Monogenism or Polygenism?: The Question of Human Origins
NOTE: Today we finish our two part series by Dr. Edward Feser exploring questions about evolution, creation, faith, and human origins. You can read the first part here.
How can the doctrine of original sin be reconciled with what contemporary biology says about human origins? For the doctrine requires descent from a single original ancestor, whereas contemporary biologists hold that the genetic evidence indicates that modern humans descended from a population of at least several thousand individuals.
This is an issue I addressed a few years ago in a series of posts on my personal blog (here,here, and here). Longtime readers will recall that I there rehearsed a proposal developed by Mike Flynn and Kenneth Kemp to the effect that we need to distinguish the notion of a creature which is human in a strict metaphysical sense from that of a creature which is “human” merely in a looser, purely physiological sense. The latter sort of creature would be more or less just like us in its bodily attributes but would lack our intellectual powers, which are incorporeal. In short, it would lack a human soul. Hence, though genetically it would appear human, it would not be a rational animal and thus not be human in the strict metaphysical sense. Now, this physiologically “human” but non-rational sort of creature is essentially what Pius XII, John Paul II, and the philosophers and theologians quoted above have in mind when they speak of a scenario in which the human body arises via evolutionary processes.
The Flynn-Kemp proposal is this. Suppose evolutionary processes gave rise to a population of several thousand creatures of this non-rational but genetically and physiologically “human” sort. Suppose further that God infused rational souls into two of these creatures, thereby giving them our distinctive intellectual and volitional powers and making them truly human. Call this pair “Adam” and “Eve.” Adam and Eve have descendents, and God infuses into each of them rational souls of their own, so that they too are human in the strict metaphysical sense. Suppose that some of these descendents interbreed with creatures of the non-rational but genetically and physiologically “human” sort. The offspring that result would also have rational souls since they have Adam and Eve as ancestors (even if they also have non-rational creatures as ancestors). This interbreeding carries on for some time, but eventually the population of non-rational but genetically and physiologically “human” creatures dies out, leaving only those creatures who are human in the strict metaphysical sense.
On this scenario, the modern human population has the genes it does because it is descended from this group of several thousand individuals, initially only two of whom had rational or human souls. But only those later individuals who had this pair among their ancestors (even if they also had as ancestors members of the original group which did not have human souls) have descendents living today. In that sense, every modern human is both descended from an original population of several thousand and from an original pair. There is no contradiction, because the claim that modern humans are descended from an original pair does not entail that they received all their genes from that pair alone.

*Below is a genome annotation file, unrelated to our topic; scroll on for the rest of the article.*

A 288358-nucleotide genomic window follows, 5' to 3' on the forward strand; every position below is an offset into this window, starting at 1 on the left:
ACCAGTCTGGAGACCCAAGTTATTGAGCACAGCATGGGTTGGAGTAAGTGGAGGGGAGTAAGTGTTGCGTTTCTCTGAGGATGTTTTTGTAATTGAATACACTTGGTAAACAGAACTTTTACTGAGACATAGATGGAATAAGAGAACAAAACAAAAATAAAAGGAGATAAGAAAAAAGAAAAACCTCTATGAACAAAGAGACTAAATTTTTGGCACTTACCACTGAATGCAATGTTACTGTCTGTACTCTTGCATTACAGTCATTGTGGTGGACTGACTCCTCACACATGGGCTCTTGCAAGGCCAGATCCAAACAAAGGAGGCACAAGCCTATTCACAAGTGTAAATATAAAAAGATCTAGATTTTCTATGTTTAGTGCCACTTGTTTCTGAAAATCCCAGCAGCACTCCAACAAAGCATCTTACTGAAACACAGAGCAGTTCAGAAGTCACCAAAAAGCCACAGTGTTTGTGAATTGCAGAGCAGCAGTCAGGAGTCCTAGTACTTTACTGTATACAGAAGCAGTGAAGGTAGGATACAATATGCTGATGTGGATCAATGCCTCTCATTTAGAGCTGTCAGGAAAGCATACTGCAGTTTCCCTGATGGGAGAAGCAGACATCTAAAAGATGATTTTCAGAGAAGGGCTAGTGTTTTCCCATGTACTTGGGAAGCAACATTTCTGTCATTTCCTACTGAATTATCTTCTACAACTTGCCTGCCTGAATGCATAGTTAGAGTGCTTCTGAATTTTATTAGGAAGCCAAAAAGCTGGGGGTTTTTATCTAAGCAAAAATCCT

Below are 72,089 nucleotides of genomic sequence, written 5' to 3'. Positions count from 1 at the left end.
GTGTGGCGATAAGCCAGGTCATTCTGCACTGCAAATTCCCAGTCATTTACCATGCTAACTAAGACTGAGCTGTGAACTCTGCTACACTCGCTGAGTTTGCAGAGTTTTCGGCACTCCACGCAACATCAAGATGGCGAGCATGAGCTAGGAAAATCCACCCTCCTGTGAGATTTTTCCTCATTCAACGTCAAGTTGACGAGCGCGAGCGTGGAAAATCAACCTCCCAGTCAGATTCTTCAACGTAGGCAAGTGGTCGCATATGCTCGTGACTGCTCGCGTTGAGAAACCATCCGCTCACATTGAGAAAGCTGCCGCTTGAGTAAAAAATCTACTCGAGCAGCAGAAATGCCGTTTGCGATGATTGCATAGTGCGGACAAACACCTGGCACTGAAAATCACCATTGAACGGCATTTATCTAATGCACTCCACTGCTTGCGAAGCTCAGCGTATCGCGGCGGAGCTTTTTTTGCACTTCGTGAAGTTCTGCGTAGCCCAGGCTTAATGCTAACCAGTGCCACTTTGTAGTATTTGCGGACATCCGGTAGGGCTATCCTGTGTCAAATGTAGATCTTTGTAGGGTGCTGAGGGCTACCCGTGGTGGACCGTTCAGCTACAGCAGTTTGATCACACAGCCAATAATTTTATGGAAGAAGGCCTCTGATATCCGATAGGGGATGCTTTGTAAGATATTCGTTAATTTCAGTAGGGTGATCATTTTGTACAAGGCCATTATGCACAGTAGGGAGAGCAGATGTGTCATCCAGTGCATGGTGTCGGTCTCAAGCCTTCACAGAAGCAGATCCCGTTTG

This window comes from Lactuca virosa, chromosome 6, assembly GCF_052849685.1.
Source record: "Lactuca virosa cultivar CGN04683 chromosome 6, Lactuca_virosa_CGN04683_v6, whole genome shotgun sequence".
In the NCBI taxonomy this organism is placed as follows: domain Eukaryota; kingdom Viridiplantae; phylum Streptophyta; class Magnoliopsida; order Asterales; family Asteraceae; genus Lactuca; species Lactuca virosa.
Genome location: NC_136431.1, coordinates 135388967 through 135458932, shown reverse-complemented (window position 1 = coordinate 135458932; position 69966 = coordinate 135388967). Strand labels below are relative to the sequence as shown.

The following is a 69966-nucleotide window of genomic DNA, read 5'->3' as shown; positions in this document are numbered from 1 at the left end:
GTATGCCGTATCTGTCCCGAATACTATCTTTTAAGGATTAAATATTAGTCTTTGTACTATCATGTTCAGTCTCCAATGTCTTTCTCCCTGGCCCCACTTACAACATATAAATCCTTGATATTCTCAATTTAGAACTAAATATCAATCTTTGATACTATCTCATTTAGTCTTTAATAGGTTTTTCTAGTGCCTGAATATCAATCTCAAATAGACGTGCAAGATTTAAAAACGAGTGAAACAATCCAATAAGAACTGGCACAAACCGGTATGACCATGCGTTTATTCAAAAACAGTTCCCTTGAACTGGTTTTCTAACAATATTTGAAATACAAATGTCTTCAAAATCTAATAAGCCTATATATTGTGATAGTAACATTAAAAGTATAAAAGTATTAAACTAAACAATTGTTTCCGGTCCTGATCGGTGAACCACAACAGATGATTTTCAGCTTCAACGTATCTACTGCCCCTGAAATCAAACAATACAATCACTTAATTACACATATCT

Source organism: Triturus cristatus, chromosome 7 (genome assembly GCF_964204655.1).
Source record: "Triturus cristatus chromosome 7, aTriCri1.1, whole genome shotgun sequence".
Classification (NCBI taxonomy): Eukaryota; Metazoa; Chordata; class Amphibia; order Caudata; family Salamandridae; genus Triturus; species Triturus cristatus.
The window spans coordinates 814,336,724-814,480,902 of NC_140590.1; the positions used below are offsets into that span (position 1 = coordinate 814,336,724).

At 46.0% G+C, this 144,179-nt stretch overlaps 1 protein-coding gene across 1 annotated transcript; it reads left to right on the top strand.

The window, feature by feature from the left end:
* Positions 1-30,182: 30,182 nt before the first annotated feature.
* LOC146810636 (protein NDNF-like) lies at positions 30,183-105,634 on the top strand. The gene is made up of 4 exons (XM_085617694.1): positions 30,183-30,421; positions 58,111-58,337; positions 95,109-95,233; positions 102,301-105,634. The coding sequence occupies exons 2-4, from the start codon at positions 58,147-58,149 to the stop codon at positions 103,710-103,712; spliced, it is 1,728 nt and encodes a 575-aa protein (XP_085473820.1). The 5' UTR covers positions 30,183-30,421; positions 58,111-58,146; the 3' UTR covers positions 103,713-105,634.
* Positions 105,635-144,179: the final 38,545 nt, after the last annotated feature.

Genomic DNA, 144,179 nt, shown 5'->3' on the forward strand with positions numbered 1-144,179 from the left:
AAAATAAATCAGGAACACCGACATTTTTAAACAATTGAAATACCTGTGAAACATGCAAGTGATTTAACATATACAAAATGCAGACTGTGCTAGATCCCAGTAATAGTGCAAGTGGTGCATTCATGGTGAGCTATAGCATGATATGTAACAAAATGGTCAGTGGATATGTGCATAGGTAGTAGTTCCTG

Of course, this is speculative. No one is claiming to know that this is actually what happened, or that Catholic teaching requires this specific scenario. The point is just that it shows, in a way consistent with what Catholic orthodoxy and Thomistic philosophy allow vis-à-vis evolution, that the genetic evidence is not in fact in conflict with the doctrine of original sin. Naturally other Catholics and Thomists might reasonably disagree with it.
Having said that, I have yet to see any plausible objections to the Flynn-Kemp scenario. This brings us back to Prof. Bonnette’s article. In response to the Flynn-Kemp proposal, he writes:
"The difficulty with any interbreeding solution (save, perhaps, in rare instances) is that it would place at the human race’s very beginning a severe impediment to its healthy growth and development. Natural law requires that marriage and procreation take place solely between a man and a woman, so that children are given proper role models for adult life. So too, even if the union between a true human and a subhuman primate were not merely transitory, but lasting, the defective parenting and role model of a parent who is not a true human being would introduce serious disorder in the proper functioning of the family and education of children. Hence, widespread interbreeding is not an acceptable solution to the problem of genetic diversity.
Moreover, given the marked reduction in the number of ancient HLA-DRB1 alleles found by the later genetic studies of Bergström and von Salomé, it may turn out that no interbreeding is needed at all, or at most, that very rare instances of it may have occurred. Such rare events might not even entail the consent of true human beings, since they could result from an attack by a subhuman male upon a non-consenting human female."
I put to one side Prof. Bonnette’s remarks about the genetic evidence, which I’ll leave to the biologists to evaluate. Bonnette allows that some interbreeding may have occurred, but he claims that it cannot have been “widespread” and that the reason has to do with natural law. But what is the problem, exactly?